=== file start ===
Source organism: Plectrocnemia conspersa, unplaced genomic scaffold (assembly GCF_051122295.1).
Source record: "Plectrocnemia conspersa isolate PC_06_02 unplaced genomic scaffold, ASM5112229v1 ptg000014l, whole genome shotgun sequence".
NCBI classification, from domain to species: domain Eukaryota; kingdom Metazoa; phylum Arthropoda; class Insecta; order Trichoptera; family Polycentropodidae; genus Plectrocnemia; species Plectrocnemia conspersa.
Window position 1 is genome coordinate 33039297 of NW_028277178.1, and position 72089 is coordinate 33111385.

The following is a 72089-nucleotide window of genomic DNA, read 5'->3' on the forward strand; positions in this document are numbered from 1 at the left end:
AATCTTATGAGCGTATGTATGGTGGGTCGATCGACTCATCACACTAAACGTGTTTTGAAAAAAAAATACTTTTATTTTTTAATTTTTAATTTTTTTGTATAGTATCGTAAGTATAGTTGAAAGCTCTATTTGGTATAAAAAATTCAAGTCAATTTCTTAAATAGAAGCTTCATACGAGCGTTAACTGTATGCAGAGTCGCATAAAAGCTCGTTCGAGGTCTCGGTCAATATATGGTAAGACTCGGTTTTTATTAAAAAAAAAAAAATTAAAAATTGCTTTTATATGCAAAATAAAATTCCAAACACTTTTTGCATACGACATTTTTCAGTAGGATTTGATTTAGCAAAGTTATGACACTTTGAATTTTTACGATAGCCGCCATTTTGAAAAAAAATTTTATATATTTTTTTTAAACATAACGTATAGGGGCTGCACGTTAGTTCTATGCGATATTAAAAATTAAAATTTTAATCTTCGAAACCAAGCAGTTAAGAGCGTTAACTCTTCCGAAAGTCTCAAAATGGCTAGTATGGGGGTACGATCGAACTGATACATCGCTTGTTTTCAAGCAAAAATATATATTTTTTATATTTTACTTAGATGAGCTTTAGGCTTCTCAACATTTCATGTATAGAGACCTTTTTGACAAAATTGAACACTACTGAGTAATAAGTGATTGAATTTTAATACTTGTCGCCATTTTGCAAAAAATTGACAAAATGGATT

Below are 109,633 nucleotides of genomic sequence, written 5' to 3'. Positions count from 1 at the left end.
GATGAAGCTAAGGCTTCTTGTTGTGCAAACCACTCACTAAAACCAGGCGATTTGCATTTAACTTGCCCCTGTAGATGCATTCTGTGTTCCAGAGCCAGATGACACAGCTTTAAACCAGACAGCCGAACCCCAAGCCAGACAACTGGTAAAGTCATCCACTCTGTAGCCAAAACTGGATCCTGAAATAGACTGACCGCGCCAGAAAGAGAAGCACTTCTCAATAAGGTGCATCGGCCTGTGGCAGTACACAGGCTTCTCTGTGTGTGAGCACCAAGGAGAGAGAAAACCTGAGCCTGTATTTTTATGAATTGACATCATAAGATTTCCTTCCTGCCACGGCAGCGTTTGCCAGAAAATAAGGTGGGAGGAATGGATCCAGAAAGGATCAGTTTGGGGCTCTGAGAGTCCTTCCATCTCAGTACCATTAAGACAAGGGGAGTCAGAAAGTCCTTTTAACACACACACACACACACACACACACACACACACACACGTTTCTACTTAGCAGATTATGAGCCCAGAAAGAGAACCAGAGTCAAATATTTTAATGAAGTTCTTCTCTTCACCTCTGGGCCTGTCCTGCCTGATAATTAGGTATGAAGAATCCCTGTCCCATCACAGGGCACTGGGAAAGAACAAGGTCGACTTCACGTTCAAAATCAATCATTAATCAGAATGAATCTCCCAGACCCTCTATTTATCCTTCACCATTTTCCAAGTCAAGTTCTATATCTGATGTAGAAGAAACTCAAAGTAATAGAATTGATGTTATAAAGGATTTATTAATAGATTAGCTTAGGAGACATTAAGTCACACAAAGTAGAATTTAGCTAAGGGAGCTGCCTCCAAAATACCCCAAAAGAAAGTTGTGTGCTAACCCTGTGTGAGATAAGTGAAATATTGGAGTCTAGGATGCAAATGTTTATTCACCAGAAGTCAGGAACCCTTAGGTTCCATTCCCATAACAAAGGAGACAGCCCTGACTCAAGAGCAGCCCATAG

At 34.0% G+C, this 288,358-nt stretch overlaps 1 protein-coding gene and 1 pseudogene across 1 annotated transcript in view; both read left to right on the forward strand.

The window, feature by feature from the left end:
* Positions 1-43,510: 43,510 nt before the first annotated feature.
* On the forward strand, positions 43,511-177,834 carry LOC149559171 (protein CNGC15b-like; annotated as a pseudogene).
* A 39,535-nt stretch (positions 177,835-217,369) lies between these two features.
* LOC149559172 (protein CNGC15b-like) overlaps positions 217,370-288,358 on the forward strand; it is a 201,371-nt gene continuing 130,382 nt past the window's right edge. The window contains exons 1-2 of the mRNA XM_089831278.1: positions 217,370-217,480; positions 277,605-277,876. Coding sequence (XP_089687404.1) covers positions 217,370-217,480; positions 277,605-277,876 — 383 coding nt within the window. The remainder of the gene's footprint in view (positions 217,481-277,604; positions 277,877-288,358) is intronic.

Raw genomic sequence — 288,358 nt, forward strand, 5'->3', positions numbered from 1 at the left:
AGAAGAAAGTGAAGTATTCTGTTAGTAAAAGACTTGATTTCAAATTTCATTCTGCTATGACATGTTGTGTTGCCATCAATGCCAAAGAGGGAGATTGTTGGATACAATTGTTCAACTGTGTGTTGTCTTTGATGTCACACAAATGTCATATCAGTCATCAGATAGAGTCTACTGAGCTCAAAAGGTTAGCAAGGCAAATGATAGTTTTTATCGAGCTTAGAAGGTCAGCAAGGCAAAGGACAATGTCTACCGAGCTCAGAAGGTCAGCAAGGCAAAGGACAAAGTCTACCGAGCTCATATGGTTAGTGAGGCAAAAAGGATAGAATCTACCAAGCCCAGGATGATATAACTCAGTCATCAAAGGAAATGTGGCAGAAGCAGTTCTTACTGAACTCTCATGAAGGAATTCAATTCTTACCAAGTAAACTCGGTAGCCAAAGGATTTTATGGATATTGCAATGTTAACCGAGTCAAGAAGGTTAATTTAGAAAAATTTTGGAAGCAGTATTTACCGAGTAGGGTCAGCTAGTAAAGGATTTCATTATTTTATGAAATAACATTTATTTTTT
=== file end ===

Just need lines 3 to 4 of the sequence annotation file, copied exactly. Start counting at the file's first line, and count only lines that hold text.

NCBI classification, from domain to species: domain Eukaryota; kingdom Metazoa; phylum Arthropoda; class Insecta; order Trichoptera; family Polycentropodidae; genus Plectrocnemia; species Plectrocnemia conspersa.
Window position 1 is genome coordinate 33039297 of NW_028277178.1, and position 72089 is coordinate 33111385.